violence was contemplated were considered sufficient to justify the Government
in sending troops North in such numbers, and so disposed, as to render these
attempts, if made, utterly useless. Every precaution, however, was taken that
these armed men should not even appear, unless absolutely necessary.
Major-General Butler was sent to New York City to take command of the troops
which were arriving here to meet the existing emergencies.
As we go to press the returns of
the election are incomplete ;
but it is certain that
ABRAHAM LINCOLN has been re-elected President and ANDREW JOHNSON elected
Vice-President of the United States by overwhelming majorities.
THE CAMPAIGN IN VIRGINIA.
Since the movement of October 27
nothing important has occurred in the armies of the James and of the Potomac. On
the night of the 30th (Sunday) the rebels effected an entrance into the picket
line at the point of connection of the Second and Fifth Corps, and passing from
one post to another took all the pickets prisoners. The number captured was
nearly 400. It was intended to follow up this adroitly-executed scheme by an
assault at the same point, but this was frustrated by the escape of one of the
pickets, who gave prompt information of the enemy's movement. Some time previous
to this event the same trick had been as successfully played upon the enemy. The
point where the Second and Fifth Corps connect appears to be an inviting goal,
at which all rebel assaults on the Army of the Potomac are specially directed.
Nothing more than the usual
guerrilla warfare affords a topic of news in the Valley since the
Cedar Creek. On the 26th General Duffle was captured by guerrillas between
Winchester. On the 22d General Early issued an address to his
army. He said that he had hoped to congratulate them on a splendid victory won
by them at Belle Grove, on Cedar Creek, where they had surprised and routed two
Sheridan's army, capturing 18 pieces of artillery and 1500 prisoners;
but that he had the mortification of announcing to them that by their subsequent
misconduct they lost all the benefits of their victory, and incurred a serious
disaster. He attributed the defeat of October 19 wholly to the disorderly
conduct of his men. He said that if any considerable number of them had made a
stand, even at the last, the disaster would have been averted, " but under the
insane dread of being flanked, and a panic-stricken terror of the enemy's
cavalry," they would listen to no appeal, and had allowed a small body of
cavalry to take their trains and artillery.
On the 19th and 20th of October
an Important correspondence occurred between Lieutenant-General Grant and
General Lee in regard to the treatment of prisoners.
General Lee opened the
correspondence. He stated that all negroes taken by the Confederates were
treated by them as prisoners of war unless they were identified as property of
citizens or residents of the Confederate States. From these no labor was
exacted. Those who were identified as slaves occupied a different position. He
referred to the policy of the American States in the wars of the Revolution and
of 1812, and said that they had returned to their owners all slaves captured in
war who had been abducted from those owners by the British armies. He said that
the negroes who had been employed on the rebel lines of fortification were
slaves, but they had been thus employed through an error of his engineer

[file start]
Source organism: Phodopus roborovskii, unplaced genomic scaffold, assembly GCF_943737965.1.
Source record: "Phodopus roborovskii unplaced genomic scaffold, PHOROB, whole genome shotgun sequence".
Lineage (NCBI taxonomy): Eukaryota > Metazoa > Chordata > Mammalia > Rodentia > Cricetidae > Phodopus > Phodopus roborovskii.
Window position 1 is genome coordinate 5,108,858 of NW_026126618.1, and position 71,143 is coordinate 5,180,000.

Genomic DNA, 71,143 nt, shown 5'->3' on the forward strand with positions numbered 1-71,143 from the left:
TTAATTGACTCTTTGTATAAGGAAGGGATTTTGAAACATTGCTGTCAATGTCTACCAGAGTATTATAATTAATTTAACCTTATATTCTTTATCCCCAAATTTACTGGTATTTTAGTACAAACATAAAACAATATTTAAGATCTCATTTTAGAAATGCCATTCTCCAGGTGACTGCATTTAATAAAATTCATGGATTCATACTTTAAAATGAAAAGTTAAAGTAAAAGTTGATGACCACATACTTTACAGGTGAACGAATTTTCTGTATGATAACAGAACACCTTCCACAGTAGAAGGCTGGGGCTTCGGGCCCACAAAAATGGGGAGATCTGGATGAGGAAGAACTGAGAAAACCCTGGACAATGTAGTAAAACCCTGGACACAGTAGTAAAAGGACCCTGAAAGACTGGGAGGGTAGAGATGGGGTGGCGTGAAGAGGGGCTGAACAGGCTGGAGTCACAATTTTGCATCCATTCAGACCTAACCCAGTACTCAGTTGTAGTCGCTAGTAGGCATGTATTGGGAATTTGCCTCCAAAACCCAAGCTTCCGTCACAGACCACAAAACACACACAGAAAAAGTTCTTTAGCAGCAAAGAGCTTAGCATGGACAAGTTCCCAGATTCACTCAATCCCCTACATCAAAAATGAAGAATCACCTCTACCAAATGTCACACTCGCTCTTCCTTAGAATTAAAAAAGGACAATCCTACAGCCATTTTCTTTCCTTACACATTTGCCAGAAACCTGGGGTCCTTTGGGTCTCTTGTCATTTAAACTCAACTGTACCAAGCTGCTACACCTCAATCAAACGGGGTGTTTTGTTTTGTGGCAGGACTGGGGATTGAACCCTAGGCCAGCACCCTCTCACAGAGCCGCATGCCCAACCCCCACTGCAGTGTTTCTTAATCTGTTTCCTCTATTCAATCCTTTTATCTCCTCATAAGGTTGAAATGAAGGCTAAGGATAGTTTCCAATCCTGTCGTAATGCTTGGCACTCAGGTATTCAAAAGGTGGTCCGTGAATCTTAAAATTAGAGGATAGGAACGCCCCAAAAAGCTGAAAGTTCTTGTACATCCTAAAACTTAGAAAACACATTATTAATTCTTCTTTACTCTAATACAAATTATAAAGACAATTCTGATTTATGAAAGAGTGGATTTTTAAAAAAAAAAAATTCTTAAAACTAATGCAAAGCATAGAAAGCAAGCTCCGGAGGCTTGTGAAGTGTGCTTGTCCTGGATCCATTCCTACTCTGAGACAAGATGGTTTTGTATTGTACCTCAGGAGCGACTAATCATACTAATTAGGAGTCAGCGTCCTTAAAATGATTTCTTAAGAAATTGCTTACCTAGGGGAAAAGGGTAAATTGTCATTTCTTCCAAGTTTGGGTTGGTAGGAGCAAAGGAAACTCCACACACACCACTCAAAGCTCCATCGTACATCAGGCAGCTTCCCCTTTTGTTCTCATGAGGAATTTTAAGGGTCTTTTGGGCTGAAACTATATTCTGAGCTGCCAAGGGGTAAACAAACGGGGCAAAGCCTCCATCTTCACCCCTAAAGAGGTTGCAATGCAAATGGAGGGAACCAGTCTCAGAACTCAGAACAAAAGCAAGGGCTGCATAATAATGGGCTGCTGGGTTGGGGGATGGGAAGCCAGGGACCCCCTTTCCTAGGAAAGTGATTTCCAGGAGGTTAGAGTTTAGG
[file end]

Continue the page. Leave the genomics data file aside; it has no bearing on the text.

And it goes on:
officer, and were meant to be sent into the interior. General Grant replied that
all Federal soldiers when captured by the Confederates must be treated as
prisoners of war; if they were treated otherwise he must resort to the policy of
THE WESTERN CAMPAIGN.
A dispatch from General Blunt,
dated Neosho, Missouri, October 30, says that on the 28th he came up with Price
at Newtown, and after a severe fight of three or four hours, drove the enemy
from the field in confusion, with the loss of over 200, including two Colonels.
Our total loss was about 120. The Federal troops consisted of Ford's and
Jennison's brigades of Blunt's Division. The enemy was fully 10,000 strong.
Price is retreating toward Cassville, and will be vigorously pursued. Price has
been utterly defeated in his Missouri campaign, and chiefly by the co-operation
of Kansas troops and by Pleasanton's prompt movements. The rebel General was
exactly repeating his original campaign in the State in 1861. He was then
outgeneraled by Halleck, and after his forced retreat from the State was hard
pushed, and at Pea Ridge suffered a terrible defeat. Will
Rosecrans give us a
second Pea Ridge?
General Sherman, two days after
the battle of Allatoona, issued the following congratulatory order:
" IN THE FIELD, KENESAW MOUNTAIN,
OCT. 7, 1864. a SPECIAL FIELD ORDERS No. 86.--The General Commanding avails
himself of the opportunity in the handsome defense made of 'Allatoona,' to
illustrate the most important principle in war, that fortified posts should be
defended to the last, regardless of the relative numbers of the party attacking
"Allatoona was garrisoned by
three regiments, commanded by Colonel Tourtelotte, and reinforced by a
detachment from a division at Rome, under command of Brigadier-General J. M.
Corse, on the morning of the 5th, and a few hours after was attacked by French's
Division of Stewart's corps, two other divisions being near at hand, and in
support. Gem French demanded a surrender, in a letter, to avoid a useless
effusion of blood,' and gave but five minutes for answer Gen. Corse's answer was
emphatic and strong, that he and his command were ready for the 'useless
effusion of blood' as soon as it was agreeable to General French.
"This was followed by an attack